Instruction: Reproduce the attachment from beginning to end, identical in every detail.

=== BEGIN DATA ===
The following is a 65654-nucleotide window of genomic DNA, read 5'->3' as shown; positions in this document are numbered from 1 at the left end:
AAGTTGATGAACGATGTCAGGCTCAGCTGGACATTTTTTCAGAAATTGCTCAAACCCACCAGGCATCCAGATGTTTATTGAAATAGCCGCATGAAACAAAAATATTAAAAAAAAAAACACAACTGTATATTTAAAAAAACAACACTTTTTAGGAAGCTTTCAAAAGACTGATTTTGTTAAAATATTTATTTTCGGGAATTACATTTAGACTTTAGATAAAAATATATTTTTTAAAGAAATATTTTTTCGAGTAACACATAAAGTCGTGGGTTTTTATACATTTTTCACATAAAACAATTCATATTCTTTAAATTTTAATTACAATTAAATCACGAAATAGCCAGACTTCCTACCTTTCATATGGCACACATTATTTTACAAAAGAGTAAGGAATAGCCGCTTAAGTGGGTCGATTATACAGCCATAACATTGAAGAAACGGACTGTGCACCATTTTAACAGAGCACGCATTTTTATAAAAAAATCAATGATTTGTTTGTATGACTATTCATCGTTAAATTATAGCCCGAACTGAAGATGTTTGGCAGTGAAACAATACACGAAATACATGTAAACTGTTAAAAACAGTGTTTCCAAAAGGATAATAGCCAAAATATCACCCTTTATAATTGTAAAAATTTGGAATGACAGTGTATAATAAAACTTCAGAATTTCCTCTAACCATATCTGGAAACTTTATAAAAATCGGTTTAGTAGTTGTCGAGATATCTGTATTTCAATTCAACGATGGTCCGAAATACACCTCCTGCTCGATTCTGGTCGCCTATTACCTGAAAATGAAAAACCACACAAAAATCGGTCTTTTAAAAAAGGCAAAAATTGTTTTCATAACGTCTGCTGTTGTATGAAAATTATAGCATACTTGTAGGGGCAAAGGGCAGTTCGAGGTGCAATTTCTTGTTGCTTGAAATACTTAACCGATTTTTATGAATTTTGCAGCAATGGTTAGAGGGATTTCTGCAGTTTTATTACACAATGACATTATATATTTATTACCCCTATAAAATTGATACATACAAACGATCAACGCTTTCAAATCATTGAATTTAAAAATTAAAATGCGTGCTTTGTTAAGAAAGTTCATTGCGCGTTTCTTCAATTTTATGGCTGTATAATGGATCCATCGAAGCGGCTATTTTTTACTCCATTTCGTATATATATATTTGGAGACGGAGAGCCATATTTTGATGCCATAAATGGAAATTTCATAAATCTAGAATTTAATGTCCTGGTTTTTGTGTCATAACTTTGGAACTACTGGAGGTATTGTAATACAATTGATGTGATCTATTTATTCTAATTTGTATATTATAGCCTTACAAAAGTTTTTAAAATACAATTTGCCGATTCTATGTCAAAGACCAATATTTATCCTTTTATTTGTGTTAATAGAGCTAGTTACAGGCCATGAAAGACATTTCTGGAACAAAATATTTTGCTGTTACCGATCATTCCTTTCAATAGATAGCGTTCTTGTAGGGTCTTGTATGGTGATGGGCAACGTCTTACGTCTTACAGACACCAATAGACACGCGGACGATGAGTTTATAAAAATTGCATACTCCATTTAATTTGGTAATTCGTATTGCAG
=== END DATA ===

The following is a 65654-nucleotide window of genomic DNA, read 5'->3' as shown; positions in this document are numbered from 1 at the left end:
AAGTTGATGAACGATGTCAGGCTCAGCTGGACATTTTTTCAGAAATTGCTCAAACCCACCAGGCATCCAGATGTTTATTGAAATAGCCGCATGAAACAAAAATATTAAAAAAAAAAACACAACTGTATATTTAAAAAAACAACACTTTTTAGGAAGCTTTCAAAAGACTGATTTTGTTAAAATATTTATTTTCGGGAATTACATTTAGACTTTAGATAAAAATATATTTTTTAAAGAAATATTTTTTCGAGTAACACATAAAGTCGTGGGTTTTTATACATTTTTCACATAAAACAATTCATATTCTTTAAATTTTAATTACAATTAAATCACGAAATAGCCAGACTTCCTACCTTTCATATGGCACACATTATTTTACAAAAGAGTAAGGAATAGCCGCTTAAGTGGGTCGATTATACAGCCATAACATTGAAGAAACGGACTGTGCACCATTTTAACAGAGCACGCATTTTTATAAAAAAATCAATGATTTGTTTGTATGACTATTCATCGTTAAATTATAGCCCGAACTGAAGATGTTTGGCAGTGAAACAATACACGAAATACATGTAAACTGTTAAAAACAGTGTTTCCAAAAGGATAATAGCCAAAATATCACCCTTTATAATTGTAAAAATTTGGAATGACAGTGTATAATAAAACTTCAGAATTTCCTCTAACCATATCTGGAAACTTTATAAAAATCGGTTTAGTAGTTGTCGAGATATCTGTATTTCAATTCAACGATGGTCCGAAATACACCTCCTGCTCGATTCTGGTCGCCTATTACCTGAAAATGAAAAACCACACAAAAATCGGTCTTTTAAAAAAGGCAAAAATTGTTTTCATAACGTCTGCTGTTGTATGAAAATTATAGCATACTTGTAGGGGCAAAGGGCAGTTCGAGGTGCAATTTCTTGTTGCTTGAAATACTTAACCGATTTTTATGAATTTTGCAGCAATGGTTAGAGGGATTTCTGCAGTTTTATTACACAATGACATTATATATTTATTACCCCTATAAAATTGATACATACAAACGATCAACGCTTTCAAATCATTGAATTTAAAAATTAAAATGCGTGCTTTGTTAAGAAAGTTCATTGCGCGTTTCTTCAATTTTATGGCTGTATAATGGATCCATCGAAGCGGCTATTTTTTACTCCATTTCGTATATATATATTTGGAGACGGAGAGCCATATTTTGATGCCATAAATGGAAATTTCATAAATCTAGAATTTAATGTCCTGGTTTTTGTGTCATAACTTTGGAACTACTGGAGGTATTGTAATACAATTGATGTGATCTATTTATTCTAATTTGTATATTATAGCCTTACAAAAGTTTTTAAAATACAATTTGCCGATTCTATGTCAAAGACCAATATTTATCCTTTTATTTGTGTTAATAGAGCTAGTTACAGGCCATGAAAGACATTTCTGGAACAAAATATTTTGCTGTTACCGATCATTCCTTTCAATAGATAGCGTTCTTGTAGGGTCTTGTATGGTGATGGGCAACGTCTTACGTCTTACAGACACCAATAGACACGCGGACGATGAGTTTATAAAAATTGCATACTCCATTTAATTTGGTAATTCGTATTGCAG